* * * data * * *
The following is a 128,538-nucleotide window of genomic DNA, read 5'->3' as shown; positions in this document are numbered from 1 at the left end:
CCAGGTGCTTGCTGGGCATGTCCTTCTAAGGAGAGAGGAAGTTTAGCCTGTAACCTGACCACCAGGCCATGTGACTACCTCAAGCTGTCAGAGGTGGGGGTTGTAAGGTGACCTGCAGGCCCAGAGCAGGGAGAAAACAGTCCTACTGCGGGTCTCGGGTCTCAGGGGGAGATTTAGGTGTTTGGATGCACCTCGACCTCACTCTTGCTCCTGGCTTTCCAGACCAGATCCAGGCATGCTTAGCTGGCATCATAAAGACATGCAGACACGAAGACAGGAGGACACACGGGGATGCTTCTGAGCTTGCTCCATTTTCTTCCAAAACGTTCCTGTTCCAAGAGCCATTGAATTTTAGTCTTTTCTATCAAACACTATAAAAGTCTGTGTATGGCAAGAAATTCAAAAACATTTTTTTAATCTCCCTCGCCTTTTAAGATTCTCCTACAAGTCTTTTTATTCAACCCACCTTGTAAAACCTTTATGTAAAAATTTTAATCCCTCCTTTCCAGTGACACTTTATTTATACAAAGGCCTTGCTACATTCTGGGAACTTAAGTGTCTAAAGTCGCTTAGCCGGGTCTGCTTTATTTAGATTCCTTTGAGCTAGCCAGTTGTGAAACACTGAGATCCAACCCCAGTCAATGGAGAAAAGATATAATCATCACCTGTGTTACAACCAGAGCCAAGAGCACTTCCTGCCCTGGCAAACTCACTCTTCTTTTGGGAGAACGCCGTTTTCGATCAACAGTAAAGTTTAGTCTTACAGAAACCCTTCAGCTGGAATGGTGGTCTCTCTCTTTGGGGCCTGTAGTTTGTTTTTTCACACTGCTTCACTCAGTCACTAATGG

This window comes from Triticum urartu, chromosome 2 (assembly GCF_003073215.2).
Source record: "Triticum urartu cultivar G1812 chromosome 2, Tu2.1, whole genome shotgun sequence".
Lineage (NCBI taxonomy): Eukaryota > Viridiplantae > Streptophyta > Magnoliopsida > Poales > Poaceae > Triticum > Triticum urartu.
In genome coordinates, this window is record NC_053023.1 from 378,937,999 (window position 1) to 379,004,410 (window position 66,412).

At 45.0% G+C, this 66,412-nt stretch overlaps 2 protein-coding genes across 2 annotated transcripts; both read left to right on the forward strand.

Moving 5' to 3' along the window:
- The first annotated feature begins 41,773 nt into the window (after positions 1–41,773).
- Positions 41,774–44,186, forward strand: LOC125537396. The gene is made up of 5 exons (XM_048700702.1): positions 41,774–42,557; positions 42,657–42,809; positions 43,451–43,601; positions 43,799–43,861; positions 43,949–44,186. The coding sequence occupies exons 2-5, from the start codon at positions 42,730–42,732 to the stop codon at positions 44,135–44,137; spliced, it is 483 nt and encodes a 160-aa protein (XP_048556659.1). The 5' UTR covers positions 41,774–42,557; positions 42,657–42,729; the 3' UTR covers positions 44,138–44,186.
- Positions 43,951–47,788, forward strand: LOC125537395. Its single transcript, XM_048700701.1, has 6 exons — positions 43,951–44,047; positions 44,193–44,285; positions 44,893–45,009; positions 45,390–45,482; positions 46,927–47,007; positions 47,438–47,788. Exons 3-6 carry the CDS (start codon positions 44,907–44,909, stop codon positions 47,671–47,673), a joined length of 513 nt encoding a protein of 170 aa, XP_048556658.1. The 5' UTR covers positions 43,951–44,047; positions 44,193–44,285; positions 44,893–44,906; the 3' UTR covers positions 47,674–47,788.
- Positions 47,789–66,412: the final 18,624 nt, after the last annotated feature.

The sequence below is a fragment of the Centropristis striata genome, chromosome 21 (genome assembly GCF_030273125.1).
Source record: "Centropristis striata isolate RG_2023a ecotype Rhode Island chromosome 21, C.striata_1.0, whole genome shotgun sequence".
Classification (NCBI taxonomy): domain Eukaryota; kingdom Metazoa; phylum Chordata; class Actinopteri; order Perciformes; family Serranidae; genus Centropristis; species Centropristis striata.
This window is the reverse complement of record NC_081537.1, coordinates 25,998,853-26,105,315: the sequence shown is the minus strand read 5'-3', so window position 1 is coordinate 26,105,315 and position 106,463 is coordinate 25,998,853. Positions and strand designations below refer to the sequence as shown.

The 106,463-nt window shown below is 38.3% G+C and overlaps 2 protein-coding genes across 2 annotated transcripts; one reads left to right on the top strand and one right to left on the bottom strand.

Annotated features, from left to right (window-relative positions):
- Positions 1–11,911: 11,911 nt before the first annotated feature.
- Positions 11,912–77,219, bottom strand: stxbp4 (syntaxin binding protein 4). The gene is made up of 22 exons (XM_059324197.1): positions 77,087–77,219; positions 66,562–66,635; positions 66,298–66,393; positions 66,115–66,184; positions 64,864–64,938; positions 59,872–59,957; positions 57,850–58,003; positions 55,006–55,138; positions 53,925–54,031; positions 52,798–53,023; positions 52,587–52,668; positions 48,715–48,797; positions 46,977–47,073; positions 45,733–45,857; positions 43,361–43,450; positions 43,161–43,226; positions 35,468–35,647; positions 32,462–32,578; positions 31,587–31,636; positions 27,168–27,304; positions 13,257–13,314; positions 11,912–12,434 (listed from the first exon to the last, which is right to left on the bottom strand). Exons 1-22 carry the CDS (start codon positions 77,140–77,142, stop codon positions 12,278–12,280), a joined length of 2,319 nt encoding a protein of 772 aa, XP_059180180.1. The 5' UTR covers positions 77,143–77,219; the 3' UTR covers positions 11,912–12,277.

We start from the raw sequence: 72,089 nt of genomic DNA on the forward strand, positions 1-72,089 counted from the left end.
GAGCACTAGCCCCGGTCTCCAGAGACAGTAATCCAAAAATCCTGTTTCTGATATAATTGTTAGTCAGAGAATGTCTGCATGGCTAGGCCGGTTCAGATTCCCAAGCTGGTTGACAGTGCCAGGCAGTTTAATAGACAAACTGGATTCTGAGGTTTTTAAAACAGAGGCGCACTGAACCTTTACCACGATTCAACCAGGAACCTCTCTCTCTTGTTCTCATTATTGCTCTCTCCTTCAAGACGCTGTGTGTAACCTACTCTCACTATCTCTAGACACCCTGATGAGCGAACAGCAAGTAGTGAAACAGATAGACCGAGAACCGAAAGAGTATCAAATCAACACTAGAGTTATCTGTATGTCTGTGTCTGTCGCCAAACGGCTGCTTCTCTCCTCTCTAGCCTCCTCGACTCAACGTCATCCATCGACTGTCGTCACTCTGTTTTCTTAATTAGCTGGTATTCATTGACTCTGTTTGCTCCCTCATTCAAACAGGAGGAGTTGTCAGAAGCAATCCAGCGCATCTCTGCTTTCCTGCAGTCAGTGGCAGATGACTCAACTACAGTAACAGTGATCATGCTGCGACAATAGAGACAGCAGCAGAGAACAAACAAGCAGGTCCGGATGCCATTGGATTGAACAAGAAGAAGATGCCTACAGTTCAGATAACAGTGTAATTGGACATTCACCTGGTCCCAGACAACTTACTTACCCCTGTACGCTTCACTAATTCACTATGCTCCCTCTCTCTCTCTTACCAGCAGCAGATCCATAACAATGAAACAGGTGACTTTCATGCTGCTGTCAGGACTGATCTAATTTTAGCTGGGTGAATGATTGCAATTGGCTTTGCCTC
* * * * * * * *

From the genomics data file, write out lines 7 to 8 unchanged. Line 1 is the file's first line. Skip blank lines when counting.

At 45.0% G+C, this 66,412-nt stretch overlaps 2 protein-coding genes across 2 annotated transcripts; both read left to right on the forward strand.

Moving 5' to 3' along the window: